The number of full-time female faculty has increased at dental schools in the U.S., but men still outnumber -- and outearn -- women faculty at schools, according to an article published recently in the Journal of Dental Education.
In addition to being paid at lower rates than their male counterparts, female deans make less in total compensation. The article suggests that academic institutions need new strategies to ensure gender parity and pay equity, the authors wrote.
"While it may seem ordinary in our time for women to be dentists or dental educators, the path was neither always easy, nor has true equity been achieved," wrote the authors, led by Dr. M. Nathalia Garcia, MS, of the Southern Illinois University School of Dental Medicine in Alton (J Dent Educ, September 27, 2022, Vol. 86:9, pp. 1182-1190).
The percentage of women earning degrees continues to grow. Female students have earned 50% or more of all baccalaureate degrees for the past three decades, and women have earned 50% of all doctoral degrees for almost a decade. If half of doctoral program graduates are women, it follows that at least 50% of leadership roles in higher education should be women. Unfortunately, there is no evidence to support this, according to the article.
About two decades ago, female job applicants interested in landing a leadership position at a dental school would have been perceived as highly aspirational. In 2010, women continued to fall behind men at every career stage, and 10 years ago, the ratio of male to female faculty in U.S. dental schools was 3 to 1.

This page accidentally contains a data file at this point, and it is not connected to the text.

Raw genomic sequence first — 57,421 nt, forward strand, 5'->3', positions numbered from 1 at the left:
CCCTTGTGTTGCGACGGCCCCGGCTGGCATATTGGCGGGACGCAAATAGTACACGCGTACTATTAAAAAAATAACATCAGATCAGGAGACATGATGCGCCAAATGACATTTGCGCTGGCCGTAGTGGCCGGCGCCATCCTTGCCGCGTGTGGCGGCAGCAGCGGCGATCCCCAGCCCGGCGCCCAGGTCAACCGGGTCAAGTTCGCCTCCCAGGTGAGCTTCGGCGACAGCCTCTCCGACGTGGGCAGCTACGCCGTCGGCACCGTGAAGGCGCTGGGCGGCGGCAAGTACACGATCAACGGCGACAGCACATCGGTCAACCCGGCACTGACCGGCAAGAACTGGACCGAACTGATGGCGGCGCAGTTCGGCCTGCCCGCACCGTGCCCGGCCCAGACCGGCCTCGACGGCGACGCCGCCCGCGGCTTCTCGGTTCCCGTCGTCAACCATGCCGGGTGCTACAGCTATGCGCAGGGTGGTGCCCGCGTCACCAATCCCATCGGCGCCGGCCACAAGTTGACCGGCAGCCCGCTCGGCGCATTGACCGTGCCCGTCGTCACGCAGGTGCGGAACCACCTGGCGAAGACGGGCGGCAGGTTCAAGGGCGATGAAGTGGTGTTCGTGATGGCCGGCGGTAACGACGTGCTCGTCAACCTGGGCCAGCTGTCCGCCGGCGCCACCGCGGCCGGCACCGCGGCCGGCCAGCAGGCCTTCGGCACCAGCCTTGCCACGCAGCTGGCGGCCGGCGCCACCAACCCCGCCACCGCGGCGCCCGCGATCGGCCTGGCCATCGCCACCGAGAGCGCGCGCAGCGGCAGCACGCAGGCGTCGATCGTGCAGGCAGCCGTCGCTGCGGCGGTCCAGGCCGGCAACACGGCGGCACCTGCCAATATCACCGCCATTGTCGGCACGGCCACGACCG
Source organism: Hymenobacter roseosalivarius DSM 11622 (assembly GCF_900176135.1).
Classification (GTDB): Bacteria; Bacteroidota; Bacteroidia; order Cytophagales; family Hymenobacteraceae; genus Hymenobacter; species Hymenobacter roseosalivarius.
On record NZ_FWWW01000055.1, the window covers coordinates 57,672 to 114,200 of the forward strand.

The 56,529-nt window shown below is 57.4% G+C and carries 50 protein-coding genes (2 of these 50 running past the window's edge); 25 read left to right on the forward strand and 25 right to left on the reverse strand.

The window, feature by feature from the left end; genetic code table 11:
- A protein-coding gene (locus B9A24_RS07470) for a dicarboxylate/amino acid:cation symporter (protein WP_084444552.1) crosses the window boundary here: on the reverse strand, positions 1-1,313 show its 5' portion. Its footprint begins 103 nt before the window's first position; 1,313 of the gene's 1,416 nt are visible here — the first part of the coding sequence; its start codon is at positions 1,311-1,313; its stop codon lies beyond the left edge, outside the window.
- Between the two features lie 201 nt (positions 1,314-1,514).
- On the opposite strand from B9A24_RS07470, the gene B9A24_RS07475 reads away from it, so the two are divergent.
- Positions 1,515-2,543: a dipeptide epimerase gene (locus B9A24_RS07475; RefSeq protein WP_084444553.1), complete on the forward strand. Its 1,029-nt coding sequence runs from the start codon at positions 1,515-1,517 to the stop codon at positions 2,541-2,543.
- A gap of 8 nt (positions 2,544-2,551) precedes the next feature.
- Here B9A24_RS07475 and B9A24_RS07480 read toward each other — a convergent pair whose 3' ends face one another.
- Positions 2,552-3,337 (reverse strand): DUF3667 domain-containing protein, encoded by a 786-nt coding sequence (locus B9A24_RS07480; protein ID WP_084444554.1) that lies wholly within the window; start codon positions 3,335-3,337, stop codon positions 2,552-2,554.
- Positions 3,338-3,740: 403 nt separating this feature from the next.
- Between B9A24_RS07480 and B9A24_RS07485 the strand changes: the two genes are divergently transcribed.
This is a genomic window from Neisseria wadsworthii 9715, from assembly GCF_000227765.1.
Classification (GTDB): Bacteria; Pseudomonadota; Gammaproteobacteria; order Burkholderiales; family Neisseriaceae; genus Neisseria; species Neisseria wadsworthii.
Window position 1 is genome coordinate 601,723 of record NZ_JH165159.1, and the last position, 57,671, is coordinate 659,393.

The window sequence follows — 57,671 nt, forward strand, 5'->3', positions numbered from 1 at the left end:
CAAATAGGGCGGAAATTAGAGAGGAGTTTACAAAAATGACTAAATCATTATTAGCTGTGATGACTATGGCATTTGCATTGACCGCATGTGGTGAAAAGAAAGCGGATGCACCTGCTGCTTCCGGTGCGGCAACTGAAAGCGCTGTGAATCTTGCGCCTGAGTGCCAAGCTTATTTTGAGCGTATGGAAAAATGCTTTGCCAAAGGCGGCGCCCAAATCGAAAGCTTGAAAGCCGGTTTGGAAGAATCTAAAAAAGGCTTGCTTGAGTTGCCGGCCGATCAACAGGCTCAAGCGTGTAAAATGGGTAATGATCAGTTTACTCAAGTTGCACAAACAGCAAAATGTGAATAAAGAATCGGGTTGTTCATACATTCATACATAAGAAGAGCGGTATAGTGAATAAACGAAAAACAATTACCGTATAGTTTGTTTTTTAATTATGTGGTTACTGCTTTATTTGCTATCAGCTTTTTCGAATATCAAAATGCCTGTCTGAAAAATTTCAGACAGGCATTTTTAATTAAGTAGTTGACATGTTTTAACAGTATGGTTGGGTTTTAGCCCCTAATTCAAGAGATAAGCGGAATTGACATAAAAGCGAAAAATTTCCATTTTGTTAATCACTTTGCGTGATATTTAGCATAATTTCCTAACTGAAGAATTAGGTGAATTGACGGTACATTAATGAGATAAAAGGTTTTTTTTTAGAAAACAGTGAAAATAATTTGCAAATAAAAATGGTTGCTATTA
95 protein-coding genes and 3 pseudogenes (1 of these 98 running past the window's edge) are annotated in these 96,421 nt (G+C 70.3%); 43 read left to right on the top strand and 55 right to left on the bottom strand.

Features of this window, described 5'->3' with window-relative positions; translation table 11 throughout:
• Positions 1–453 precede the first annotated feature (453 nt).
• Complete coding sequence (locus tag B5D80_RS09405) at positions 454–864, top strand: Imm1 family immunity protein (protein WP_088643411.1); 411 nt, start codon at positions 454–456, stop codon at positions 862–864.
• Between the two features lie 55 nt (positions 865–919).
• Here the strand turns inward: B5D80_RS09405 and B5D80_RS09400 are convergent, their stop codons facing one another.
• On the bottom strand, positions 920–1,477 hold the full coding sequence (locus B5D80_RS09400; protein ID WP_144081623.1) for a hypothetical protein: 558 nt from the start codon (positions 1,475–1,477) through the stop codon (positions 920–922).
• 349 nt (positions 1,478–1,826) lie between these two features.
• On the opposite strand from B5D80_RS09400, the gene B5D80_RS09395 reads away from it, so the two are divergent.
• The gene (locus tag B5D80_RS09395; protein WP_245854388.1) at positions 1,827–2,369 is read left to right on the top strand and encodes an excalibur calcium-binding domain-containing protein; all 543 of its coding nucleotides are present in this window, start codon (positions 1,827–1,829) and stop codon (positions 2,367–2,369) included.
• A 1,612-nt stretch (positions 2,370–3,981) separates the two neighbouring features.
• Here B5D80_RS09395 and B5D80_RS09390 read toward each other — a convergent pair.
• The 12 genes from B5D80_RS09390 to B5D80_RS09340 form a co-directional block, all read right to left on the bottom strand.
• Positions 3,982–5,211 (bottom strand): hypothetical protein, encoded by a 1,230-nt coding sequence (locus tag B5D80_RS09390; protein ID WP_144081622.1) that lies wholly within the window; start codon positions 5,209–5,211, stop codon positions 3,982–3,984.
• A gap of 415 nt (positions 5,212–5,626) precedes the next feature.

At the same time, the representation of women in dentistry is growing. The percentage of women in the dental workforce was about 24% in 2010 and grew to nearly 35% by 2020.
In the 2018-2019 academic year, 59.5% of positions at dental schools in the U.S. were held by men. Also, men were paid at higher rates than their female counterparts, and deans who were women made 7% less in total compensation, the authors wrote.
To tighten the pay gap and ensure that women are fully represented at dental schools, academic organizations must invest resources and provide nurturing environments that promote professional performance and leadership skills for women to facilitate their progress in organized dentistry, they wrote.
"To ensure fairness, strategies and measures must be available to compensate for women's historical and social disadvantages that prevent women and men from otherwise operating on a level playing field," Garcia and colleagues wrote.